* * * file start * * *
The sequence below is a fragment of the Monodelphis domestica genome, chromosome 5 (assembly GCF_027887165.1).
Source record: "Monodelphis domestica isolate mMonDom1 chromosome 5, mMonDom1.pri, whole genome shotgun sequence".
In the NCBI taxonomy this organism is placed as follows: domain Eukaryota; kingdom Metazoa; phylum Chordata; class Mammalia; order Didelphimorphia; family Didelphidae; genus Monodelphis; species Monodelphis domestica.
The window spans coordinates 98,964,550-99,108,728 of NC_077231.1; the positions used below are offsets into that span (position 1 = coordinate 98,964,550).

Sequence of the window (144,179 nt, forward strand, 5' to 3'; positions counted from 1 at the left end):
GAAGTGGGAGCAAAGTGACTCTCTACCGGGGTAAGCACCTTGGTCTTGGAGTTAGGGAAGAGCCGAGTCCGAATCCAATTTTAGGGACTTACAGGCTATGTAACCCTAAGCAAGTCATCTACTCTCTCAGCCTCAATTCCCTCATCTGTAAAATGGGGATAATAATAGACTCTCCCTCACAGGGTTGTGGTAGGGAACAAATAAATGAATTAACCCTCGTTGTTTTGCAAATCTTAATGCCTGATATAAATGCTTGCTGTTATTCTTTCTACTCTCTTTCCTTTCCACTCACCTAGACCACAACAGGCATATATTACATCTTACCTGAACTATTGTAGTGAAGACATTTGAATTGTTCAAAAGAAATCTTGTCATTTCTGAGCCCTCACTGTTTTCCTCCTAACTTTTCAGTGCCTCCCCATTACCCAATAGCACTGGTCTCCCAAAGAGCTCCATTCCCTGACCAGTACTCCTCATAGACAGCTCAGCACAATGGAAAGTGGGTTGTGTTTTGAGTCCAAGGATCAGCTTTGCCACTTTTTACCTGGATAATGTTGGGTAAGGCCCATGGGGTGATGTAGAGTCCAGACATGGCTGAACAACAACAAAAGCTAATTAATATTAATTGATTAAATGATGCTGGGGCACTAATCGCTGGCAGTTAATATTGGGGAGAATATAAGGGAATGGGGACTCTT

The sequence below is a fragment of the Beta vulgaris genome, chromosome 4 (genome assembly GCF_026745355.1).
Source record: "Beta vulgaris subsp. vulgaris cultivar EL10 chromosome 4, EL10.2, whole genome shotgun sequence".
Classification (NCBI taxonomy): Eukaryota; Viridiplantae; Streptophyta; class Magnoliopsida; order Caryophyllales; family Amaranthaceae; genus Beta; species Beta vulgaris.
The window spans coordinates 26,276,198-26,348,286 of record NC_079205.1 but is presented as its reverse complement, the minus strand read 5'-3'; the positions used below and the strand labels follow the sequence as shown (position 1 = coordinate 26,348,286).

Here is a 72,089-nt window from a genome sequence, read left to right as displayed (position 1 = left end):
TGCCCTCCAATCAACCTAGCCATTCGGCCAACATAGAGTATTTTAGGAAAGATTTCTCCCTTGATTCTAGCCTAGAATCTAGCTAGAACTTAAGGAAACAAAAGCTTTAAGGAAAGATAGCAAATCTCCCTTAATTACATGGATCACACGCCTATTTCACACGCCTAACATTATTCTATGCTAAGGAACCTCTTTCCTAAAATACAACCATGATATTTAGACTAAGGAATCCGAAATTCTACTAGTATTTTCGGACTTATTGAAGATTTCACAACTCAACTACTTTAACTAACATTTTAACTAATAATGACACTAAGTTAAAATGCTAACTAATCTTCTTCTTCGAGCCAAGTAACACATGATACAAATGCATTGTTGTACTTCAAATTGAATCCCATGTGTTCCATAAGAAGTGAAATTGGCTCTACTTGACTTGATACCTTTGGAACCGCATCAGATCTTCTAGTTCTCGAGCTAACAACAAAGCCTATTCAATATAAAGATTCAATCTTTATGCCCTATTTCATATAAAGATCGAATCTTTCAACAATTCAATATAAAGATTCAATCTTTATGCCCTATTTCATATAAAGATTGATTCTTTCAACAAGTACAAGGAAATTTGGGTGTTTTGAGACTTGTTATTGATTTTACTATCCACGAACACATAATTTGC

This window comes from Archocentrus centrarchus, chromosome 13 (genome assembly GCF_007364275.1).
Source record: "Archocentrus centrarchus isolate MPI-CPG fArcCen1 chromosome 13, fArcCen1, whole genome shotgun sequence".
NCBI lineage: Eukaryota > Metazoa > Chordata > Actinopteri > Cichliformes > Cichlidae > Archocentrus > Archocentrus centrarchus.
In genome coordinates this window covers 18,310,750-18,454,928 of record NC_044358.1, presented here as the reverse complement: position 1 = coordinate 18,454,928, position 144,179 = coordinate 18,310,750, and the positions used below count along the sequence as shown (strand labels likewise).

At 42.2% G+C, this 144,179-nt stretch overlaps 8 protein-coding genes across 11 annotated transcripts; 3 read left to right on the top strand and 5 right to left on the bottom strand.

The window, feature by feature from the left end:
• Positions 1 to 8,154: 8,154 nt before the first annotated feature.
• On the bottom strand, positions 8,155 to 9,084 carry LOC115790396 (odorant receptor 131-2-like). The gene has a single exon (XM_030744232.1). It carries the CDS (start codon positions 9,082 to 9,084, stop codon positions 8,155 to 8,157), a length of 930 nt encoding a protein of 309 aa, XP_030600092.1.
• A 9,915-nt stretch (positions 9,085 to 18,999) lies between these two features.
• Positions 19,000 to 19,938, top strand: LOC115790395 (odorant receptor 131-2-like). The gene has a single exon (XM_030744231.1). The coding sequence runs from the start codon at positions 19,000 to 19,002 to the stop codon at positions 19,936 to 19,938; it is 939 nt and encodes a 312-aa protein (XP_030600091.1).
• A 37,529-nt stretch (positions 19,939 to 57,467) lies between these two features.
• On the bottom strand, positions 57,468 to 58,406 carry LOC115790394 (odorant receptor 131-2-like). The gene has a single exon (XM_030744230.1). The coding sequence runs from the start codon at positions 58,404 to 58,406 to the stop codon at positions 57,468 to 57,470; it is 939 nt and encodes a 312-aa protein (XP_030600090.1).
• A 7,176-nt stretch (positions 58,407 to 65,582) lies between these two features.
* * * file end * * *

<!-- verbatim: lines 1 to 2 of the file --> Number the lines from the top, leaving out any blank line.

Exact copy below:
The sequence below is a fragment of the Monodelphis domestica genome, chromosome 5 (assembly GCF_027887165.1).
Source record: "Monodelphis domestica isolate mMonDom1 chromosome 5, mMonDom1.pri, whole genome shotgun sequence".